Impact of HIV-1 Vpr manipulation of the DNA repair enzyme UNG2 on B lymphocyte class switch recombination
Peer reviewed, Journal article
MetadataShow full item record
Original versionJournal of Translational Medicine. 2020, 18 (1), . 10.1186/s12967-020-02478-7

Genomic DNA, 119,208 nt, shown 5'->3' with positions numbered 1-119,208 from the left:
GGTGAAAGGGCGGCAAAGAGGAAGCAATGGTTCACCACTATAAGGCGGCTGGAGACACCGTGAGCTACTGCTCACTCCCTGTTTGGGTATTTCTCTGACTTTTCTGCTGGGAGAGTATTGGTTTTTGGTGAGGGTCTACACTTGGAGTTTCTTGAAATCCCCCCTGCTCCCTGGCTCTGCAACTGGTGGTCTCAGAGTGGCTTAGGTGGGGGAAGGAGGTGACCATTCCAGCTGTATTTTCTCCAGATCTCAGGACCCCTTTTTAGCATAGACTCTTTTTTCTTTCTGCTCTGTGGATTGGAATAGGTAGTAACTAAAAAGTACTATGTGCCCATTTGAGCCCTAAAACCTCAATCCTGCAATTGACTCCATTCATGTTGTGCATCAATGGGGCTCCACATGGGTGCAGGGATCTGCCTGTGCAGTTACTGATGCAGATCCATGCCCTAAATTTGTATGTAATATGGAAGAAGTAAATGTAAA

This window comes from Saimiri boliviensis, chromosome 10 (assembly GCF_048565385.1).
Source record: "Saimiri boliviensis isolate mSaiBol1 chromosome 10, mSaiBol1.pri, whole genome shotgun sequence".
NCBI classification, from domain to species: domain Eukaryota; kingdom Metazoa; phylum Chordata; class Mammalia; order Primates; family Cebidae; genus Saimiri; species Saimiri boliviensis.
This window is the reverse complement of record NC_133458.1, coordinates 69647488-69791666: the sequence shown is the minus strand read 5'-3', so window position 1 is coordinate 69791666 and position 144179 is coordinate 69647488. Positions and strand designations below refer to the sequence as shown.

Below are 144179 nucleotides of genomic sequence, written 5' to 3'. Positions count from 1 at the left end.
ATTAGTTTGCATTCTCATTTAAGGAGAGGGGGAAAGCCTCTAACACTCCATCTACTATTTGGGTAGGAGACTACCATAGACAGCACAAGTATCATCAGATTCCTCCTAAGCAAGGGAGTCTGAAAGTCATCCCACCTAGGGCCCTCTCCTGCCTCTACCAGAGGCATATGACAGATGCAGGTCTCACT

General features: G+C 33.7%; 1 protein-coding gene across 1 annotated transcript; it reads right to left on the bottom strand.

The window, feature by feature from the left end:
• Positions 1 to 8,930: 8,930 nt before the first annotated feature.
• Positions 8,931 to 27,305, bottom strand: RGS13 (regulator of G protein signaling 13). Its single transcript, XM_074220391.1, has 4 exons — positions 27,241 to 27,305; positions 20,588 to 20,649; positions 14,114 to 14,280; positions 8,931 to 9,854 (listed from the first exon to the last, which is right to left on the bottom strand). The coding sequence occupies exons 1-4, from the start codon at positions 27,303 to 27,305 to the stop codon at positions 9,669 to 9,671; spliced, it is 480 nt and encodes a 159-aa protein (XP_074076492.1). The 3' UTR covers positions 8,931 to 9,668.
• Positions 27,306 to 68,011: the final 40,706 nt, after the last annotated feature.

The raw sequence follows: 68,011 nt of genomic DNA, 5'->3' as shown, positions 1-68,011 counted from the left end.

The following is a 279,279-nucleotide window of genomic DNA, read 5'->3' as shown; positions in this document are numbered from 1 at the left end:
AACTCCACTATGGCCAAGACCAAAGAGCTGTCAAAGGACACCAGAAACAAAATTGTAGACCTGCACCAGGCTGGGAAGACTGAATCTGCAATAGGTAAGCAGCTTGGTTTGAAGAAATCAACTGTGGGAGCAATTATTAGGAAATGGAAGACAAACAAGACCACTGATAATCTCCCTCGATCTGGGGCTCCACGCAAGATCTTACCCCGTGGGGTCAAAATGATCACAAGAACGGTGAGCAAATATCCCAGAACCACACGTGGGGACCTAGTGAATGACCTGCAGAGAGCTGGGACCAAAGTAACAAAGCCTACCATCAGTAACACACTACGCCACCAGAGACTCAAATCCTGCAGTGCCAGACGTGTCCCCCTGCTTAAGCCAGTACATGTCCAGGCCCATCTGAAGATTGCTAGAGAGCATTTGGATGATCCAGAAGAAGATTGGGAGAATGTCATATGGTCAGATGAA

Background HIV-1 Vpr encodes a 14 kDa protein that has been implicated in viral pathogenesis through modulation of several host cell functions. In addition to pro-apoptotic and cytostatic properties, Vpr can redirect cellular E3 ubiquitin ligases (such as DCAF1-Cul4A E3 ligase complex) to target many host proteins and interfere with their functions. Among them, Vpr binds the uracil DNA glycosylase UNG2, which controls genome uracilation, and induces its specific degradation leading to loss of uracil removal activity in infected cells. Considering the essential role of UNG2 in antibody diversification in B-cells, we evaluated the impact of Vpr on UNG2 fate in B lymphocytes and examined the functional consequences of UNG2 modulations on class switch recombination (CSR). Methods The impact of Vpr-induced UNG2 deregulation on CSR proficiency was evaluated by using virus-like particles able to deliver Vpr protein to target cells including the murine model CSR B cell line CH12F3 and mouse primary B-cells. Co-culture experiments were used to re-examine the ability of Vpr to be released by HIV-1 infected cells and to effectively accumulate in bystander B-cells. Vpr-mediated UNG2 modulations were monitored by following UNG2 protein abundance and uracil removal enzymatic activity. Results In this study we report the ability of Vpr to reduce immunoglobulin class switch recombination (CSR) in immortalized and primary mouse B-cells through the degradation of UNG2. We also emphasize that Vpr is released by producing cells and penetrates bystander B lymphocytes. Conclusions This work therefore opens up new perspectives to study alterations of the B-cell response by using Vpr as a specific CSR blocking tool. Moreover, our results raise the question of whether extracellular HIV-1 Vpr detected in some patients may manipulate the antibody diversification process that engineers an adapted response against pathogenic intruders and thereby contribute to the intrinsic B-cell humoral defect reported in infected patients.